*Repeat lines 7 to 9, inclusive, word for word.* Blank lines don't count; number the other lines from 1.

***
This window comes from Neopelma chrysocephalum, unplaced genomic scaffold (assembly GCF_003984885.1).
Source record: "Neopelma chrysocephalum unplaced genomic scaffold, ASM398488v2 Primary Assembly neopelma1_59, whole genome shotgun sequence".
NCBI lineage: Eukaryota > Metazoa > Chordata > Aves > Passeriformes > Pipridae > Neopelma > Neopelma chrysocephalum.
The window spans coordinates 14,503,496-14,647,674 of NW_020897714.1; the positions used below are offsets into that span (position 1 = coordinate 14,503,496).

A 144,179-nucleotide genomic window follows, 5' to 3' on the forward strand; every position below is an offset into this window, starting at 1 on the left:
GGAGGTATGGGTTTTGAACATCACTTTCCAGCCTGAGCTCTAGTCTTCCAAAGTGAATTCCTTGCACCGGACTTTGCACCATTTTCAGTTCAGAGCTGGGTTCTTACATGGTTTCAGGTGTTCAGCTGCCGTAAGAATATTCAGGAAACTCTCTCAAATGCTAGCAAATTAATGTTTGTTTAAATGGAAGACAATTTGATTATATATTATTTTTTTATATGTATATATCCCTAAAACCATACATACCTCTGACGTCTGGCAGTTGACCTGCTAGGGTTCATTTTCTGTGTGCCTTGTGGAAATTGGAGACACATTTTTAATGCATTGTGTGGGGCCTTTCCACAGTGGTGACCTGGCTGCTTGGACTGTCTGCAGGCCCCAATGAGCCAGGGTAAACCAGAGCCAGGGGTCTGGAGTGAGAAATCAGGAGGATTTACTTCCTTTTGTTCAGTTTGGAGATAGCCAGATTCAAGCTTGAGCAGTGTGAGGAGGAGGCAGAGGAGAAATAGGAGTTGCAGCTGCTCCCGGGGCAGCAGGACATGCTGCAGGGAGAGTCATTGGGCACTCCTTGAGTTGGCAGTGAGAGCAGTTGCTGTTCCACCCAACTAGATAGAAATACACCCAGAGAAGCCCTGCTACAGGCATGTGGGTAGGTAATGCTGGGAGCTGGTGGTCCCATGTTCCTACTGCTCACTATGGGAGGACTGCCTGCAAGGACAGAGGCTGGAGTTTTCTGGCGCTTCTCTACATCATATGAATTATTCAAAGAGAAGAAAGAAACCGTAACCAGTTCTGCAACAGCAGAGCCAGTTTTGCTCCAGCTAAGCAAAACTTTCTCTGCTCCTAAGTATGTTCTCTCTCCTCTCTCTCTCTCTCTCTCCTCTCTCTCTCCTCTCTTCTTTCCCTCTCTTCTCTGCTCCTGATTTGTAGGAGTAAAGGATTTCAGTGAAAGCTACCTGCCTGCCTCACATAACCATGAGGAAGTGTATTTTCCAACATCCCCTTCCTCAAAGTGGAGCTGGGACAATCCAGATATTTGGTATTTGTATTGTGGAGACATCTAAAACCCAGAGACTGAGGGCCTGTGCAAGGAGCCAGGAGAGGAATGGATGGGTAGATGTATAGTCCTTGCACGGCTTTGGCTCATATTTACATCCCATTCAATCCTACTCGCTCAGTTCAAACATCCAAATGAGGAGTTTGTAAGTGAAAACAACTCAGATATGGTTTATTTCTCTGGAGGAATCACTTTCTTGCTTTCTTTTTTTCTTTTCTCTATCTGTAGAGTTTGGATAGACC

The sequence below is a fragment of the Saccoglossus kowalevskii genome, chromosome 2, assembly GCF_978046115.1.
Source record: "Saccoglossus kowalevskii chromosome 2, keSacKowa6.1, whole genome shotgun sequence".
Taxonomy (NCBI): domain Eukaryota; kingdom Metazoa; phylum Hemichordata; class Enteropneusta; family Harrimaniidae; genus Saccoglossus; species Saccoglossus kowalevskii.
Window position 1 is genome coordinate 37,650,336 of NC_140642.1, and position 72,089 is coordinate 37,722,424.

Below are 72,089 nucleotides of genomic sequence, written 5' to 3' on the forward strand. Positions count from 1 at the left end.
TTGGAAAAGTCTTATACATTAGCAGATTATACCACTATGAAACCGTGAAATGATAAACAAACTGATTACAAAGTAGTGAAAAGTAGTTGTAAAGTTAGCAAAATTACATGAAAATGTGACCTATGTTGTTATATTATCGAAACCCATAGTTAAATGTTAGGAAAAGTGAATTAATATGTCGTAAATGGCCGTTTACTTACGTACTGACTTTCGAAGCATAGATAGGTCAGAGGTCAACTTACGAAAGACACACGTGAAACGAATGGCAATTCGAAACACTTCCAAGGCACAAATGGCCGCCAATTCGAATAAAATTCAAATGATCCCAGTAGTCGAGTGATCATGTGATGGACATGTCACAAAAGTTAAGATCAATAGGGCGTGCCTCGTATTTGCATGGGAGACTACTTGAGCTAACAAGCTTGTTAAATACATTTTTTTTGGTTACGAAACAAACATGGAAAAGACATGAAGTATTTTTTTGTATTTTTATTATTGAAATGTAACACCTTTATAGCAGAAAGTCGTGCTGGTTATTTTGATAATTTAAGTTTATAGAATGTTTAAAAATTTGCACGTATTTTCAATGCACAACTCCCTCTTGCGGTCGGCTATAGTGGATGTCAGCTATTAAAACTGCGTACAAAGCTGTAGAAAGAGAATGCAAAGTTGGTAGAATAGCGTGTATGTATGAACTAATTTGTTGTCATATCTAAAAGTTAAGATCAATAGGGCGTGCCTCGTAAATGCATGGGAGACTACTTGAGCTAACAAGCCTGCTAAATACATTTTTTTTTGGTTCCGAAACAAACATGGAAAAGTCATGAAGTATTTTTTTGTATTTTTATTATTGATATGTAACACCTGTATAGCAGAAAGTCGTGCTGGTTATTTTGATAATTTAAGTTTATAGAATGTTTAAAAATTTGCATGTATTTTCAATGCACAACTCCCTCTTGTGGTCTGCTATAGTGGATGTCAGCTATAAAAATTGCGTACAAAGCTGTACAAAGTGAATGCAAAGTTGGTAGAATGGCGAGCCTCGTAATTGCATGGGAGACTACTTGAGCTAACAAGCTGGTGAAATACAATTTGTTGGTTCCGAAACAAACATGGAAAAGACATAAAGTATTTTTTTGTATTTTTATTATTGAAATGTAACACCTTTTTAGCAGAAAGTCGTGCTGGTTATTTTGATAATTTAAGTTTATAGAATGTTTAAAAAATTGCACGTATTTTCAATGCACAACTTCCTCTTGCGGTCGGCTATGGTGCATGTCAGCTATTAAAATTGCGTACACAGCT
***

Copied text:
The sequence below is a fragment of the Saccoglossus kowalevskii genome, chromosome 2, assembly GCF_978046115.1.
Source record: "Saccoglossus kowalevskii chromosome 2, keSacKowa6.1, whole genome shotgun sequence".
Taxonomy (NCBI): domain Eukaryota; kingdom Metazoa; phylum Hemichordata; class Enteropneusta; family Harrimaniidae; genus Saccoglossus; species Saccoglossus kowalevskii.